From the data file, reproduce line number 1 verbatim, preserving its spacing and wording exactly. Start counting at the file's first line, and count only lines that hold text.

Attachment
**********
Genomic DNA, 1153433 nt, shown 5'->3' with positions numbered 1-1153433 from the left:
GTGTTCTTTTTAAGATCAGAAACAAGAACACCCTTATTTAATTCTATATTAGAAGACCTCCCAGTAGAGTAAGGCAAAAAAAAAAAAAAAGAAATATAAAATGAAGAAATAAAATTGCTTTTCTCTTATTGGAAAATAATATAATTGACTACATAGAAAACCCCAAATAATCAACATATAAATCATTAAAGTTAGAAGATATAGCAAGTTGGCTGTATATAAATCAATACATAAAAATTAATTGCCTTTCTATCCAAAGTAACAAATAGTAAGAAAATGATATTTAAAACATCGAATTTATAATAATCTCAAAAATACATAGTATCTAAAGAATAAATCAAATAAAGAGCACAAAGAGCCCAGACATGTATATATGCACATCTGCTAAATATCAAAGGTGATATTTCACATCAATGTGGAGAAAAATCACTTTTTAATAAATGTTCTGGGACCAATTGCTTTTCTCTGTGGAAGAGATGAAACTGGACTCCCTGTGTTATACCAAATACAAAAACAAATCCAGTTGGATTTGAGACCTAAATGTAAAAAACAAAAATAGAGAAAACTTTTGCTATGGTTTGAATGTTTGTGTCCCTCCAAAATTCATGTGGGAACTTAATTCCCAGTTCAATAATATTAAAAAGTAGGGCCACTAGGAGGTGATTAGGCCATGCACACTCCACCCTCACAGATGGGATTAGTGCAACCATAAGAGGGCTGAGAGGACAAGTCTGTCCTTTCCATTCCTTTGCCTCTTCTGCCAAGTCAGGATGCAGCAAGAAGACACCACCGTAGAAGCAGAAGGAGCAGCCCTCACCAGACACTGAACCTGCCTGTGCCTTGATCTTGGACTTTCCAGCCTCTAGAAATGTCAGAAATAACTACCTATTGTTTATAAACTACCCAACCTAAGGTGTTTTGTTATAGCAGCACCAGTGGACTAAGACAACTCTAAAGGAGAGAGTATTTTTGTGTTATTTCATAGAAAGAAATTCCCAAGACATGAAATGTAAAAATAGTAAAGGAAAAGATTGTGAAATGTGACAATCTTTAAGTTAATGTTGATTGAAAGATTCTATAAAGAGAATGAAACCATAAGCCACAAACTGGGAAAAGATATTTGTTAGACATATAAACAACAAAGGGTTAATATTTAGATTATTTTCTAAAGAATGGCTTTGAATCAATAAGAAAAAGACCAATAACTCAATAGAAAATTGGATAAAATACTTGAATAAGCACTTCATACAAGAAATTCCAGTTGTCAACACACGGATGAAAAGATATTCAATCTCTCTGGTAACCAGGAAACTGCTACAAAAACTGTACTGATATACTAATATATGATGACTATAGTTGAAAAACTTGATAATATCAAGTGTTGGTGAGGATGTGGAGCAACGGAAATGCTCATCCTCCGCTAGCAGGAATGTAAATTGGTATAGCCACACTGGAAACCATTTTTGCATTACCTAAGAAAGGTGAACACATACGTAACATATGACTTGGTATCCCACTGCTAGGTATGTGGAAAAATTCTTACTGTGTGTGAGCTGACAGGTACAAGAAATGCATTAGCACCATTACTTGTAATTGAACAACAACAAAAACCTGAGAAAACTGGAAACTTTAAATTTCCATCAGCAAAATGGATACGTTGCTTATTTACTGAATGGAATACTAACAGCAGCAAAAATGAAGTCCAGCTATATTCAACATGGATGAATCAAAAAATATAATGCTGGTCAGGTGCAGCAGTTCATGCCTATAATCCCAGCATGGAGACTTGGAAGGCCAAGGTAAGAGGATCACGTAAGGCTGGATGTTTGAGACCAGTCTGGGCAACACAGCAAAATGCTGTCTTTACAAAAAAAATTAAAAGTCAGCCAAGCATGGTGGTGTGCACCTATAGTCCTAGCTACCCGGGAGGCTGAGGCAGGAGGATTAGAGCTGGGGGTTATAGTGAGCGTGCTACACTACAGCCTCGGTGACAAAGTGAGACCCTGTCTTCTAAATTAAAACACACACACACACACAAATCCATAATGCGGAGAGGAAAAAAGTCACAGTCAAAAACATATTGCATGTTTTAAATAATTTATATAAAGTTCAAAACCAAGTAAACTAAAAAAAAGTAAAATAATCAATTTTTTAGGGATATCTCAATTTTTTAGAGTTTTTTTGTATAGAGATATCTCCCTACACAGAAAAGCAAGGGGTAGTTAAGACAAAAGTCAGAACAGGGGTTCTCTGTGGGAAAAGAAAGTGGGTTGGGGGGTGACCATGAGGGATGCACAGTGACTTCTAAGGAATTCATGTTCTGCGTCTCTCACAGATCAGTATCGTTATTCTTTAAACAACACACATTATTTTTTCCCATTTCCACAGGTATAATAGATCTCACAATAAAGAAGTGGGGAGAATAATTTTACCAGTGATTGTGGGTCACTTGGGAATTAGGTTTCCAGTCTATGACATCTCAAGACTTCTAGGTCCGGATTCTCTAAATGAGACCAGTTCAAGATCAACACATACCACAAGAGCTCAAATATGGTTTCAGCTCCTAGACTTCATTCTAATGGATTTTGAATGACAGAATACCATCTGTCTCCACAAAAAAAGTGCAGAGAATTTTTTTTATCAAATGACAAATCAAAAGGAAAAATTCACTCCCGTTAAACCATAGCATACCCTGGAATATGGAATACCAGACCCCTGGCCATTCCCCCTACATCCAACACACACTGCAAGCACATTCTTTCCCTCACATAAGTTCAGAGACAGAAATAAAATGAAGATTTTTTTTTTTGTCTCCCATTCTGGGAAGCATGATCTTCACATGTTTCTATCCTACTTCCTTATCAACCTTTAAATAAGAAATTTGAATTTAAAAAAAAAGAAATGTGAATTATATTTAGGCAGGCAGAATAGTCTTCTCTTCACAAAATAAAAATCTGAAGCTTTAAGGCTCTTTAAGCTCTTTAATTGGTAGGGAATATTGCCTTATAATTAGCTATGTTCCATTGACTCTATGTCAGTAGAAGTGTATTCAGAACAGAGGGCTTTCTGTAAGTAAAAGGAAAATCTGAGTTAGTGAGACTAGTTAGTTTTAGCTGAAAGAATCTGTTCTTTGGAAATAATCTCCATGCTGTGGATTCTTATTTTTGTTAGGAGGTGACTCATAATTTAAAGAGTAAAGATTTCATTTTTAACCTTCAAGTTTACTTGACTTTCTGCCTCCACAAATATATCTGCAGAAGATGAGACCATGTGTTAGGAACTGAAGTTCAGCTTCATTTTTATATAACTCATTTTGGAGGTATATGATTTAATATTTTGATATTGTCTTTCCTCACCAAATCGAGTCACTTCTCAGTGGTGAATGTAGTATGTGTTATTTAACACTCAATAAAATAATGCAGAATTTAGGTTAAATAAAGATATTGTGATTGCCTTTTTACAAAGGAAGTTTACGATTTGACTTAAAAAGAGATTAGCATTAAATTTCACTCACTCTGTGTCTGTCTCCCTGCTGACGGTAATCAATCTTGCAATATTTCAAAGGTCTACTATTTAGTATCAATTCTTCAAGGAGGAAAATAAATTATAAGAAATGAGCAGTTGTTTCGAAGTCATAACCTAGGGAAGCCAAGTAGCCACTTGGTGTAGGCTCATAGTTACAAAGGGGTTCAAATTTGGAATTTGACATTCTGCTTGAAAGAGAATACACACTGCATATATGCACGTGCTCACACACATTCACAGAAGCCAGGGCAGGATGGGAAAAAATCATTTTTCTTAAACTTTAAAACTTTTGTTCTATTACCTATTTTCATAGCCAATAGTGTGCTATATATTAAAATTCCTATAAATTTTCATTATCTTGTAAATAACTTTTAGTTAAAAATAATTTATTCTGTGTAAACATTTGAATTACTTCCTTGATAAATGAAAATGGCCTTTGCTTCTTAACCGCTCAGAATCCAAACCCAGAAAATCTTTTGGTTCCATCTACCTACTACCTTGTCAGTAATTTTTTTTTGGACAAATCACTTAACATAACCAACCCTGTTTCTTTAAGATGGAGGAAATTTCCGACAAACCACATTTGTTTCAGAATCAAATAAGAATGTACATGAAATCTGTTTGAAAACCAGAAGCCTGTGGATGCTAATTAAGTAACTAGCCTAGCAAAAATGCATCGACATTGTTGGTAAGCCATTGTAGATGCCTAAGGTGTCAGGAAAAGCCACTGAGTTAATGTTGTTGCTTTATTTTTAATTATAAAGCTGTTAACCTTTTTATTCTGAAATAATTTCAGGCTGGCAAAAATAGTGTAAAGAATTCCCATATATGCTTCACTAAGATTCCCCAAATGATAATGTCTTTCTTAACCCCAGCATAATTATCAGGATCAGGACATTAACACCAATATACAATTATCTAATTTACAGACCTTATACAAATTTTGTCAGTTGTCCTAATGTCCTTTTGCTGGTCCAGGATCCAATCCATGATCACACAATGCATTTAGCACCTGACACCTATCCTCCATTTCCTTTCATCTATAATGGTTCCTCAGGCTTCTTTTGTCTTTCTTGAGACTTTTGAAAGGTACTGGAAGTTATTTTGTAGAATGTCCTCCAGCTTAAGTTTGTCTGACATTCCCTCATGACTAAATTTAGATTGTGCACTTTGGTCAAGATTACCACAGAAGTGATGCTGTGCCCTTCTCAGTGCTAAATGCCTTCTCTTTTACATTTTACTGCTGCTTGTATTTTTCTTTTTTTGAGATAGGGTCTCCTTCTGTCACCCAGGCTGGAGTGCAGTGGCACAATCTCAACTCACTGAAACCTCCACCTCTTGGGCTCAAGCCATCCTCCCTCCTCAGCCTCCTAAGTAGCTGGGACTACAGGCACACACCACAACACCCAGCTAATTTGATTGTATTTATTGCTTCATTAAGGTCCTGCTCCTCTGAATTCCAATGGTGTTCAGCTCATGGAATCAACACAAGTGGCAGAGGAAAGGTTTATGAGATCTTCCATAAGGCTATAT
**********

Genomic DNA, 1153433 nt, shown 5'->3' with positions numbered 1-1153433 from the left: